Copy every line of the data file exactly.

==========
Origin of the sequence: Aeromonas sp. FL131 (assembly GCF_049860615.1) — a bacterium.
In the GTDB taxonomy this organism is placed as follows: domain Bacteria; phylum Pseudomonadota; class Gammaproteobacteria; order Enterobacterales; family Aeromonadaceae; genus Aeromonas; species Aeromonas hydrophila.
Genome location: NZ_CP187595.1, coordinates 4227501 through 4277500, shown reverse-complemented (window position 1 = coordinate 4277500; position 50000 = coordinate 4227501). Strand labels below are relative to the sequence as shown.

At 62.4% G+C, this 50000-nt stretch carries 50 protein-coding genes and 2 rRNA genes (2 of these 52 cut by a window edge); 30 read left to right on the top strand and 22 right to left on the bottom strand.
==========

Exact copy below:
Origin of the sequence: Aeromonas sp. FL131 (assembly GCF_049860615.1) — a bacterium.
In the GTDB taxonomy this organism is placed as follows: domain Bacteria; phylum Pseudomonadota; class Gammaproteobacteria; order Enterobacterales; family Aeromonadaceae; genus Aeromonas; species Aeromonas hydrophila.
Genome location: NZ_CP187595.1, coordinates 4227501 through 4277500, shown reverse-complemented (window position 1 = coordinate 4277500; position 50000 = coordinate 4227501). Strand labels below are relative to the sequence as shown.

At 62.4% G+C, this 50000-nt stretch carries 50 protein-coding genes and 2 rRNA genes (2 of these 52 cut by a window edge); 30 read left to right on the top strand and 22 right to left on the bottom strand.